A few days ago I was sitting in my usual spot. During the winter that’s at the table, squeezed in a chair between table and couch. To my left is a great bay window and ten feet (depending on the tide) beyond that is the ocean. On this day I wasn’t writing, reading, or even watching basketball. I was refreshing fivethirtyeight.com, waiting for their election model to update. Like the rest of the world, I was waiting with baited breath, watching in terror as the odds slowly shifted closer to Donald Trump. The thought of a Trump presidency was unimaginable, but as it became more possible, the scenarios amplified in my head. I sat with an iron fist clenched within my chest, encircling my heart and crushing my lungs. Brittney walks by and sees the webpage refresh, the odds moving imperceptibly closer to Trump. I’m living and dying with every decimal point fluctuation.
“It’s going to be ok,” she says. From the beginning she’s maintained faith that, when the chips are down, America will do the right thing. That we won’t completely lose our minds. I’m not as confident. I’m terrified. But not necessarily for what will happen to me.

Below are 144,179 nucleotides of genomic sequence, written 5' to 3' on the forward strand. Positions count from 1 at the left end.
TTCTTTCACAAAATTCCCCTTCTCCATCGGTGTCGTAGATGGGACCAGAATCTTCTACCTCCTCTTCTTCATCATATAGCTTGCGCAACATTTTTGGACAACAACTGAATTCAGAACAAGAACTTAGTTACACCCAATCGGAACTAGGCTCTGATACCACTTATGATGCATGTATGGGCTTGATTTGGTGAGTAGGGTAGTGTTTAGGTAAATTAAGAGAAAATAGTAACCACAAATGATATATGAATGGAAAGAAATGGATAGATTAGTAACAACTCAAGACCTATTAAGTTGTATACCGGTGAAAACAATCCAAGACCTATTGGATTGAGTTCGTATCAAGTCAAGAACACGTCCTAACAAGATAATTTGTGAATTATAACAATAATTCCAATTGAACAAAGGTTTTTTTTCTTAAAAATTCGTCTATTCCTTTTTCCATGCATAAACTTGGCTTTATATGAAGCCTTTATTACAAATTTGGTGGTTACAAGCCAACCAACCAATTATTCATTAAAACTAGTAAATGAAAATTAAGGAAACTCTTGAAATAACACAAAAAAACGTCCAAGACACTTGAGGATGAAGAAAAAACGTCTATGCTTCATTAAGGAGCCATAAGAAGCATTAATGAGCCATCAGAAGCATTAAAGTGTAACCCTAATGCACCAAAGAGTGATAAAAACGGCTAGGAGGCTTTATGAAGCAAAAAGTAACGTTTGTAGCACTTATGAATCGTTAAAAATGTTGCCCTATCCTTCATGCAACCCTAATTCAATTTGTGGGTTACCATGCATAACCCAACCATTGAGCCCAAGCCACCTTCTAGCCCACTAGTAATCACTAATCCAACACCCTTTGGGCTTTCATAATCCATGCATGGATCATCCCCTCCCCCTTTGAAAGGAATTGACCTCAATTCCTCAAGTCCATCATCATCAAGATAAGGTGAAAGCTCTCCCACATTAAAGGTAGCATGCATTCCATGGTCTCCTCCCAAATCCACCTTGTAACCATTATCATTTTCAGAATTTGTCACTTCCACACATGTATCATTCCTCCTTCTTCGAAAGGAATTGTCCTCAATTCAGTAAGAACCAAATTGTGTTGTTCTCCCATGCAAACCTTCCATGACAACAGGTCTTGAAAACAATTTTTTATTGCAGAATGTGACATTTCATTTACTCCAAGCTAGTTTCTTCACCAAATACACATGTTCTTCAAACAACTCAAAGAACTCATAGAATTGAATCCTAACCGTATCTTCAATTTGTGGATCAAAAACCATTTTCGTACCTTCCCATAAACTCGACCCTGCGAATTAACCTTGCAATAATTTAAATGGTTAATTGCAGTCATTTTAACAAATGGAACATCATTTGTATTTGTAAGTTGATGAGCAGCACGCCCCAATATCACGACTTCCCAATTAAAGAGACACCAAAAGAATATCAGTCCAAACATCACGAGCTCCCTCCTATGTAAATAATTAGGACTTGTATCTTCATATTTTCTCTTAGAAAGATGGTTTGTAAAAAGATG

Out the window a trio of Sea Lions surface. Their loud breaths like snorts rumble along the cabin walls and into my head. A harbor seal rides the swells just off the rocks, sad puppy dog eyes wide and alert. The cutest rubber ducky ever made.
“I’m not worried about me.” I gesture out the window to the quartet of pinnipeds. “I’m worried about them.”
(Stellar Sea Lion, British Columbia)
I fell in love with Bernie Sanders not because he was offering free state college tuition (Brittney and I have both graduated), or because of his health care plans (I’m on state medicaid), but because he alone said what environmentalists and scientists have been saying for years.
“The biggest threat to the country is climate change.”
It got lost in his message that revolved around health care, millennials, and the top 1%. But he returned to that subject as often as he could. Every time I felt a wave of relief.
“Here,” I thought, “was how you change the system. No super pacs, no Washington bandwagon, just a man, his army of donors, and a message that this is bigger than us.”
And it almost worked. Just a few super delegates short.
America is full of contradictions. Contradiction is the nice word for it. Hypocrisy may be the more honest one. Recent surveys show around 64% of Americans are concerned about global warming (from here forward called climate change). Fifty-nine percent believe climate change is already occurring with another 31% believing that changes will occur. Ninety percent of Americans in other words see climate change as an issue that needs to be addressed.